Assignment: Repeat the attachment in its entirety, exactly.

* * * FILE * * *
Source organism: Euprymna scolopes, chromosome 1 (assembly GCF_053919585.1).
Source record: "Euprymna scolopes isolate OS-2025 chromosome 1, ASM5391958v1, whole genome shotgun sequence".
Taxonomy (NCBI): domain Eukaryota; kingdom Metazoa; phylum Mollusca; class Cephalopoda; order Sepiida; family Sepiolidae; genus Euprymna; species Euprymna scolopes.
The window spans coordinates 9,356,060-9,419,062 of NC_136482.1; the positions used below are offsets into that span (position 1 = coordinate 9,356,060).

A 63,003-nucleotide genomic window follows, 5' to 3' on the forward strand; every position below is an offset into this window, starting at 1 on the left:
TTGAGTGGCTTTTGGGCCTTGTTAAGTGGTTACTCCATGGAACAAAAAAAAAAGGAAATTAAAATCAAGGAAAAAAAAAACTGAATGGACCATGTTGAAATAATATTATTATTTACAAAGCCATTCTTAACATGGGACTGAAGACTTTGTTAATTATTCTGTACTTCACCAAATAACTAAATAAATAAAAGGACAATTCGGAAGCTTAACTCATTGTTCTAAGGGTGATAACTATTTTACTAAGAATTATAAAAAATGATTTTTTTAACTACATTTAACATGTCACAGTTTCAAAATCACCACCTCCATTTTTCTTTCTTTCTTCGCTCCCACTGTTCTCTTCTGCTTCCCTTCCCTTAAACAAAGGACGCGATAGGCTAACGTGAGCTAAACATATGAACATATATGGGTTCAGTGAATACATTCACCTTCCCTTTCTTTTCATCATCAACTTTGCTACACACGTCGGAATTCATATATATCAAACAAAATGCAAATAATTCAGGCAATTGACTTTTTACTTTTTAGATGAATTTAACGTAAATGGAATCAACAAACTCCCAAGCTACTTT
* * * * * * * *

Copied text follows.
Source organism: Euprymna scolopes, chromosome 1 (assembly GCF_053919585.1).
Source record: "Euprymna scolopes isolate OS-2025 chromosome 1, ASM5391958v1, whole genome shotgun sequence".
Taxonomy (NCBI): domain Eukaryota; kingdom Metazoa; phylum Mollusca; class Cephalopoda; order Sepiida; family Sepiolidae; genus Euprymna; species Euprymna scolopes.
The window spans coordinates 9,356,060-9,419,062 of NC_136482.1; the positions used below are offsets into that span (position 1 = coordinate 9,356,060).

A 63,003-nucleotide genomic window follows, 5' to 3' on the forward strand; every position below is an offset into this window, starting at 1 on the left:
TTGAGTGGCTTTTGGGCCTTGTTAAGTGGTTACTCCATGGAACAAAAAAAAAAGGAAATTAAAATCAAGGAAAAAAAAAACTGAATGGACCATGTTGAAATAATATTATTATTTACAAAGCCATTCTTAACATGGGACTGAAGACTTTGTTAATTATTCTGTACTTCACCAAATAACTAAATAAATAAAAGGACAATTCGGAAGCTTAACTCATTGTTCTAAGGGTGATAACTATTTTACTAAGAATTATAAAAAATGATTTTTTTAACTACATTTAACATGTCACAGTTTCAAAATCACCACCTCCATTTTTCTTTCTTTCTTCGCTCCCACTGTTCTCTTCTGCTTCCCTTCCCTTAAACAAAGGACGCGATAGGCTAACGTGAGCTAAACATATGAACATATATGGGTTCAGTGAATACATTCACCTTCCCTTTCTTTTCATCATCAACTTTGCTACACACGTCGGAATTCATATATATCAAACAAAATGCAAATAATTCAGGCAATTGACTTTTTACTTTTTAGATGAATTTAACGTAAATGGAATCAACAAACTCCCAAGCTACTTT